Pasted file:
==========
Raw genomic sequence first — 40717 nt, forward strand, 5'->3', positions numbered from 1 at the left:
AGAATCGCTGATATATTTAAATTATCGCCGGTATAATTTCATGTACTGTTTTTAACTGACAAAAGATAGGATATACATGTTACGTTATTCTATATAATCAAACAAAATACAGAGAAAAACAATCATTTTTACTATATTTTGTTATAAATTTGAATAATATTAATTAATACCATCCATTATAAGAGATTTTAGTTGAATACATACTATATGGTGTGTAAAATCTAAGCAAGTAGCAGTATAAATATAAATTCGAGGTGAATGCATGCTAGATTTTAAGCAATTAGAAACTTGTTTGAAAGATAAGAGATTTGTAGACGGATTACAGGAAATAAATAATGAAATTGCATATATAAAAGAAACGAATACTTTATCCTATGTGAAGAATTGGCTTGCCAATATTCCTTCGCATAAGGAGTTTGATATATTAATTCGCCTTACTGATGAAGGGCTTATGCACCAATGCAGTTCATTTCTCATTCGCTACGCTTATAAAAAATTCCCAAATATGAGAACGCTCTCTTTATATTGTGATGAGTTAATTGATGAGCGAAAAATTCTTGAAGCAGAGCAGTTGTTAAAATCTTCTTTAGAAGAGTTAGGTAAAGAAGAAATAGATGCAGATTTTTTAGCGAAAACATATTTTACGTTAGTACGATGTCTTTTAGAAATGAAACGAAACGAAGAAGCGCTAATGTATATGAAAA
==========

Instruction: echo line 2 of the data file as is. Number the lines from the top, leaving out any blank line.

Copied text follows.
AGAATCGCTGATATATTTAAATTATCGCCGGTATAATTTCATGTACTGTTTTTAACTGACAAAAGATAGGATATACATGTTACGTTATTCTATATAATCAAACAAAATACAGAGAAAAACAATCATTTTTACTATATTTTGTTATAAATTTGAATAATATTAATTAATACCATCCATTATAAGAGATTTTAGTTGAATACATACTATATGGTGTGTAAAATCTAAGCAAGTAGCAGTATAAATATAAATTCGAGGTGAATGCATGCTAGATTTTAAGCAATTAGAAACTTGTTTGAAAGATAAGAGATTTGTAGACGGATTACAGGAAATAAATAATGAAATTGCATATATAAAAGAAACGAATACTTTATCCTATGTGAAGAATTGGCTTGCCAATATTCCTTCGCATAAGGAGTTTGATATATTAATTCGCCTTACTGATGAAGGGCTTATGCACCAATGCAGTTCATTTCTCATTCGCTACGCTTATAAAAAATTCCCAAATATGAGAACGCTCTCTTTATATTGTGATGAGTTAATTGATGAGCGAAAAATTCTTGAAGCAGAGCAGTTGTTAAAATCTTCTTTAGAAGAGTTAGGTAAAGAAGAAATAGATGCAGATTTTTTAGCGAAAACATATTTTACGTTAGTACGATGTCTTTTAGAAATGAAACGAAACGAAGAAGCGCTAATGTATATGAAAA